The European Union warned Russia on Wednesday it would not bend to “blackmail” over its support for Kyiv, after the Kremlin cut off gas supplies to Bulgaria and Poland.
Russia’s President Vladimir Putin, meanwhile, warned that if Western forces intervene in Ukraine, they will face a “lightning-fast” military response.
“We have all the tools for this, that no one else can boast of having,” he told lawmakers, implicitly referring to Moscow’s ballistic missiles and nuclear arsenal.
“We won’t boast about it: we’ll use them, if needed. And I want everyone to know that,” he said. “We have already taken all the decisions on this.”
The dire threats came as Moscow claimed to have carried out a missile strike in southern Ukraine to destroy a “large batch” of Western-supplied weapons.
As the war, which has already claimed thousands of lives, entered its third month, Kyiv conceded that Russian forces had made gains in the east.
Russia’s military offensive saw it capture a string of villages in the Donbas region, now the immediate target of its invasion force.
And in its economic standoff with the West, Moscow cut off gas supplies to Bulgaria and Poland, two EU and NATO members backing Ukraine in the conflict.
In Brussels, Ursula von der Leyen, the president of the European Commission, insisted that EU member states were ready for the move.
She described the announcement by Russia’s state energy giant Gazprom as “another provocation from the Kremlin” that would be countered.
“It comes as no surprise that the Kremlin uses fossil fuels to try to blackmail us… Our response will be immediate, united and coordinated.
“Both Poland and Bulgaria are now receiving gas from their EU neighbors,” she said. “The era of Russian fossil fuels in Europe will come to an end.”
European powers have imposed massive sanctions on Russia since Putin’s decision to invade his neighbor, while shipping weapons to Ukraine’s defenders.
But they have moved slowly on hitting Moscow’s vast gas exports, with many EU members — notably industrial giant Germany — reliant on Russian energy to keep their lights on.
Putin has attempted to turn up the pressure by insisting that Russia will only accept payments for gas in rubles — hoping to force his foes to prop up his currency.
Gazprom announced the halt of gas to both Poland and highly dependent Bulgaria, saying it had not received payment in rubles from the two EU members.
But von der Leyen said that “about 97 percent” of all EU contracts explicitly stipulate payments in euros or dollars — and warned importing firms off paying in rubles.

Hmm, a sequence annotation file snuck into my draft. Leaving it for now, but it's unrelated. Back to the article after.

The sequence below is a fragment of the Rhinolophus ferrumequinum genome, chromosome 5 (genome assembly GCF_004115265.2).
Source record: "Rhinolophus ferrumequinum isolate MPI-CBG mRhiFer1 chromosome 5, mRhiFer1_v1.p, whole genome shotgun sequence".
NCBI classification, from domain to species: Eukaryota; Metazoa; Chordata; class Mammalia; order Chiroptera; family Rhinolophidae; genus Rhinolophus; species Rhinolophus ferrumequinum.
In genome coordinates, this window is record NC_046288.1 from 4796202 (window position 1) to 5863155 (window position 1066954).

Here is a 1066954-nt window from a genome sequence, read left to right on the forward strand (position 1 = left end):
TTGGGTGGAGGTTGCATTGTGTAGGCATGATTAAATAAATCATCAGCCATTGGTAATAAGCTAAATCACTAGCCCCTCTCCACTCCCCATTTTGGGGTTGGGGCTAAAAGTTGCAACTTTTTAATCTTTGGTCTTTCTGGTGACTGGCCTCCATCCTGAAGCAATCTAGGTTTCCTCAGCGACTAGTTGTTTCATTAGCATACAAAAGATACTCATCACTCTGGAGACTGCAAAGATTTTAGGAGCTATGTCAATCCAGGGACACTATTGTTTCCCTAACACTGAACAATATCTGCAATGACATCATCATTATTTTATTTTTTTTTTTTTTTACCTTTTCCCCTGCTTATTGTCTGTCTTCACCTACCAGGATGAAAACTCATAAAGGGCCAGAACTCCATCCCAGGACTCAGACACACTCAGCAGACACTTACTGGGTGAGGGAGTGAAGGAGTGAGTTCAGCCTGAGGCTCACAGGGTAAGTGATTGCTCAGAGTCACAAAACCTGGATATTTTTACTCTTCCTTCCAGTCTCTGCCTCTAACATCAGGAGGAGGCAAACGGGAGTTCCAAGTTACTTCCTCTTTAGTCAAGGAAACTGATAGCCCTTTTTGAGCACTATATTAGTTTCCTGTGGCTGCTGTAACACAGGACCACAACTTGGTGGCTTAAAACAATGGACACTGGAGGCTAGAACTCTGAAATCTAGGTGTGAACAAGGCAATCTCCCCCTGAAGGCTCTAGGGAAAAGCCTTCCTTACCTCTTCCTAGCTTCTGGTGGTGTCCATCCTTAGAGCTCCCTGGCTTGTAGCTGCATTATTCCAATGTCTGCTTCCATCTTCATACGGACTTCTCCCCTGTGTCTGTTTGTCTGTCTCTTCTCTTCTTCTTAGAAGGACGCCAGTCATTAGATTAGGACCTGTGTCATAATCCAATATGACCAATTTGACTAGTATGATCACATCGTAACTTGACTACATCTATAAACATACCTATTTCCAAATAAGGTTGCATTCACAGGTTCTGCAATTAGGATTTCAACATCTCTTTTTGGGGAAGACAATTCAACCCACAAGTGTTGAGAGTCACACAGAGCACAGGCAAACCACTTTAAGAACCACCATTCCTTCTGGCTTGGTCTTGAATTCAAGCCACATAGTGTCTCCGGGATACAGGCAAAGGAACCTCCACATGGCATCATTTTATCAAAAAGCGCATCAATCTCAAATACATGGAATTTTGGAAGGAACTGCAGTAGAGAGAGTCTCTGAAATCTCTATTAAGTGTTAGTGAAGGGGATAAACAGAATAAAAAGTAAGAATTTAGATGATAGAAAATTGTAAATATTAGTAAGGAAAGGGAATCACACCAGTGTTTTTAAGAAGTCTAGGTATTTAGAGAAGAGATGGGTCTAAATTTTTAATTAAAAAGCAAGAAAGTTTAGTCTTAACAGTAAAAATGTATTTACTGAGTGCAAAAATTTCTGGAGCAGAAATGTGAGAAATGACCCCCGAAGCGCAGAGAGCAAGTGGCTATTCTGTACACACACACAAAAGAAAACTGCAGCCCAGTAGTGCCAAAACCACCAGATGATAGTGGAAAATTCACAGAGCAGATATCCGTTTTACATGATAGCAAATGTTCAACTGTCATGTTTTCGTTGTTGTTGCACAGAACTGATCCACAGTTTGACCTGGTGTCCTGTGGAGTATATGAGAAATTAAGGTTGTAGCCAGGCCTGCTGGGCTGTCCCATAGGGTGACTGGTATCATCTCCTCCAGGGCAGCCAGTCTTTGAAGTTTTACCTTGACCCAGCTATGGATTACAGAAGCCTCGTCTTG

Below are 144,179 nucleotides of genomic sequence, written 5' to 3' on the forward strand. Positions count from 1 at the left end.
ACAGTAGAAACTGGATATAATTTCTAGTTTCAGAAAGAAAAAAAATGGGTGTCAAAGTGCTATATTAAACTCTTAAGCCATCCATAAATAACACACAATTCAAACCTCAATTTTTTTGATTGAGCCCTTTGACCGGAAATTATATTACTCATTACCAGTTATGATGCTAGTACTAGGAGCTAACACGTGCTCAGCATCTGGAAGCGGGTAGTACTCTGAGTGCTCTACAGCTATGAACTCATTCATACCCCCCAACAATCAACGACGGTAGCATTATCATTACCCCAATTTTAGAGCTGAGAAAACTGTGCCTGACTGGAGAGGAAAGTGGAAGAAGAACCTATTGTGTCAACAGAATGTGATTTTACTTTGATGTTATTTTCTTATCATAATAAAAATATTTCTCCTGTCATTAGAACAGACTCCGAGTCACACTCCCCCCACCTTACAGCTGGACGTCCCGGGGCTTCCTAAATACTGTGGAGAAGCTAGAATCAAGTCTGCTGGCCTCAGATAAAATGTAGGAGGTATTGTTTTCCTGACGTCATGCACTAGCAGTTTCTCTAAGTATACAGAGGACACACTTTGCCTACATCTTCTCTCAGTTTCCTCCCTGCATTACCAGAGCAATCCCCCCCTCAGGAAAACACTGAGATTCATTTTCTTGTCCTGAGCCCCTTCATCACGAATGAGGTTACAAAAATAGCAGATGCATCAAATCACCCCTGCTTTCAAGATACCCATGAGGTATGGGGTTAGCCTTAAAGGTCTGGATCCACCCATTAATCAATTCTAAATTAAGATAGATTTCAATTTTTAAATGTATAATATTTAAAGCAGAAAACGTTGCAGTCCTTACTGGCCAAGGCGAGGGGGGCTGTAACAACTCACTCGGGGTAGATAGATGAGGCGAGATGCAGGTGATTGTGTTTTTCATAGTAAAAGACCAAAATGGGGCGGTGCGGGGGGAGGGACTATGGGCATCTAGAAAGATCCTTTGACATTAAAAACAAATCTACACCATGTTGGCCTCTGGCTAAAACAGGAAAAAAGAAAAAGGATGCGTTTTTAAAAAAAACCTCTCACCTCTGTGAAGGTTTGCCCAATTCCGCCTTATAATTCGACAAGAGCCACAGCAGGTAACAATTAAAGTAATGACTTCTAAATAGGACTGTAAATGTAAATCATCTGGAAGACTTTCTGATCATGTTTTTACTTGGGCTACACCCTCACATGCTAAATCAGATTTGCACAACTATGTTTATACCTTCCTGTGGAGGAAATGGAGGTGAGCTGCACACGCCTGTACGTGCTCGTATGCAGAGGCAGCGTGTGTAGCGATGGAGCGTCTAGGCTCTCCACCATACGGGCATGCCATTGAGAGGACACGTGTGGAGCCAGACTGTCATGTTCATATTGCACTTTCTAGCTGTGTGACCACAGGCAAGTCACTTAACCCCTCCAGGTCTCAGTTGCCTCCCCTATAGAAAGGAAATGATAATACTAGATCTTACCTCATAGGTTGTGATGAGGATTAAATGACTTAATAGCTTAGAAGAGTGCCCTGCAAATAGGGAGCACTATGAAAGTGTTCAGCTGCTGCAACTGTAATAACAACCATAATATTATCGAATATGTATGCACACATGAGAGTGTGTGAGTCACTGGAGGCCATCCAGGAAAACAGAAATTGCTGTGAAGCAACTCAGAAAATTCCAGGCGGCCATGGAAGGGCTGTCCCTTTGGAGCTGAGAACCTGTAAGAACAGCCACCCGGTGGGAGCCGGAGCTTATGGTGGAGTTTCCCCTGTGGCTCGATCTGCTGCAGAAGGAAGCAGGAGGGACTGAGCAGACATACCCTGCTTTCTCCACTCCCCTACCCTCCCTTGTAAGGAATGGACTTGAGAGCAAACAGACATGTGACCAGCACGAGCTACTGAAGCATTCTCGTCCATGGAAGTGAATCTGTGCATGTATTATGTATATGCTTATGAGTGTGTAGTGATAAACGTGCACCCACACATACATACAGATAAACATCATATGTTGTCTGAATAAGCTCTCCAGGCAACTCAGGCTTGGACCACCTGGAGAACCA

“This would be a breach of the sanctions,” she told reporters.
‘Heaven and earth’
Moscow defended its demand that western customers buy rubles, saying that sanctions against its central bank had forced it to rebuild its foreign reserves.
“They blocked from us — or, to put it plainly, stole — a fairly significant amount of our reserves,” Kremlin spokesman Dmitry Peskov said. “So there is no question of blackmail here.”
The first phase of Russia’s invasion failed to reach Kyiv and to overthrow President Volodymyr Zelensky’s government after encountering stiff Ukrainian resistance reinforced with Western weapons.
The campaign has refocused on seizing the east and south of the country, while increased use of long-range missile strikes against west and central Ukraine to counter the Western response.
On Wednesday, Russia’s defense ministry said its forces had destroyed a “large batch” of weapons and ammunition supplied by the United States and European countries.
Russia hit hangars at an aluminum plant near the Ukrainian city of Zaporizhzhia with “high-precision long-range sea-based Kalibr missiles”, the ministry said.
On Tuesday, at a summit in Germany of 40 Western allies to discuss arming Ukraine, Washington pledged to move “heaven and earth” to enable Kyiv to emerge victorious from the war.
Tensions are also rising in a breakaway region of Moldova bordering southwestern Ukraine.
In the region, Transnistria, pro-Russian separatists claimed shots were fired across the border towards a village housing a Russian arms depot, after drones flew over from Ukraine.
The unrecognized region has reported a series of explosions in recent days that it called “terrorist attacks”, leading Kyiv to accuse Moscow of seeking to expand the war further into Europe.
The targeting of Western-supplied arms came as the United States and Europe have started to heed Zelensky’s call for heavier firepower.
Western allies remain wary of being drawn into war with Russia but have stepped up military support as Ukraine has maintained its fierce resistance.
Germany announced Tuesday it would send anti-aircraft tanks, in a sharp U-turn on its much-criticized cautious stance.
Britain will on Wednesday urge Kyiv’s allies to “ramp up” military production including tanks and planes to help Ukraine, with Foreign Secretary Liz Truss set to call for a “new approach” to confront Putin.
Fighting continues to rage across Ukraine’s east, Kyiv’s defense ministry said, as it confirmed Russian forces had seized several villages in their renewed bid to “liberate” the Donbas region.
The ministry said a pair of villages in the north-eastern Kharkiv region and two in the Donetsk region had fallen.
Meanwhile, three people died and 15 others were injured in bombings around the eastern city of Kharkiv, Ukraine’s second city, regional governor Oleg Synegubov said.
Moscow aims to create a land bridge between territory held by pro-Russian separatists in parts of the Donbas and the Russian-annexed Black Sea peninsula of Crimea.
Separately, Moscow also said it was expelling eight Japanese diplomats in a tit-for-tat response to expulsions by Tokyo over the conflict in Ukraine.